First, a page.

Within the terms of this project, the output of a game-like interaction must produce an effect outside the interaction itself - that is, the result of a user's interactions with the site should produce beneficial effects for other site visitors who are not involved in the original interactions. To achieve this, it must generate content to enhance the site for subsequent visitors. Methods to achieve this could include creating trails of related objects, entering tags to describe objects, writing alternative labels or researching objects - these will be defined during the research phase and creativity workshops.

Methods and tools

The project is divided into several stages, each with their own methodology and considerations.

The preliminary research process involves a literature review, research into game mechanics and the theory of flow, and research into museum audiences online. It will also include a series of short semi-structured interviews with people involved in creating crowdsourced projects on museum sites or game-like interactions to encourage the completion of set tasks (e.g. games for social good) in order to learn from their reflections on the design process; and analysis of existing sites in both these areas against the theories of game design. This research will define the metrics of the evaluation phase.

Creativity workshop(s)
The results of this research phase sets the parameters for creativity workshops designed to come up with ideas and possible designs for the game-like interfaces to be built. Possible objectives for the creativity workshop include:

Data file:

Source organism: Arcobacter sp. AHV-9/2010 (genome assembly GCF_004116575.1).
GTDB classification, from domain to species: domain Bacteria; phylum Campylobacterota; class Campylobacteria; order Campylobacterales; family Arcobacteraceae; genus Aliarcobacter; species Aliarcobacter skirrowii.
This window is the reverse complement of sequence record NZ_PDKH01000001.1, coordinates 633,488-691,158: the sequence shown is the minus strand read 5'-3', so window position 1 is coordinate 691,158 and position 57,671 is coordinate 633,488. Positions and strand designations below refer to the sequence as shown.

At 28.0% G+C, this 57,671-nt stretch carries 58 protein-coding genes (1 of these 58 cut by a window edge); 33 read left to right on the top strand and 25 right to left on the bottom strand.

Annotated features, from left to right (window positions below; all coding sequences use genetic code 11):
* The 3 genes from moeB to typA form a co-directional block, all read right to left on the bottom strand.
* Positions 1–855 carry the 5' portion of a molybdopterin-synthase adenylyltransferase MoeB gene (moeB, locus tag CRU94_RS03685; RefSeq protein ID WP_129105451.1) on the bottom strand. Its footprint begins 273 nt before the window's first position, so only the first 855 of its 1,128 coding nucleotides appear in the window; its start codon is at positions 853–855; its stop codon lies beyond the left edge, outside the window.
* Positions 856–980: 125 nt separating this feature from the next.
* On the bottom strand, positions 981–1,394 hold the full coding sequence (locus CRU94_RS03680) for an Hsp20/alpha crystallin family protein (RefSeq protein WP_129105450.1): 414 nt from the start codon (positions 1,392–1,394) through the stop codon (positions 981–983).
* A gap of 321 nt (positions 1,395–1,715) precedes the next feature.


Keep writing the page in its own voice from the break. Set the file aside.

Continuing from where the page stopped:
• designing methods for building different levels of challenge into the user experience in an environment that does not easily support different levels of challenge when museum-related skills remain at a constant level
  • creating experiences that are intrinsically rewarding to enable 'flow' within the constraints of available content

Build and test
In turn, the creativity workshops will help determine the interfaces to be built and tested in the later part of the project. The build will be iterative, and is planned to involve as many build-test-review-build iterations as will fit in the allocated time, in order to test as many variant interaction models as possible and support optimisation of existing designs after evaluation. User recruitment in this phase may be a sample of convenience from the target age group.

The interfaces will be developed in HTML, CSS and JavaScript, and published on a WordPress platform. This allows a neat separation of functionality and interface design. Session data (date, interface version, tester ID) can be recorded alongside user data. WordPress's template and plug-in based architecture also supports clear versioning between different iterations of the design, allowing reconstruction of earlier versions of the interfaces for later comparison, and enabling possible split A/B trials.

Analysis and write-up
Analysis will include the results of user testing and user data recorded in the WordPress platform to evaluate the performance of various interface and interaction designs. If the platform attracts usage outside the user testing sessions it may also include log file or Google Analytics analysis of use of the interfaces.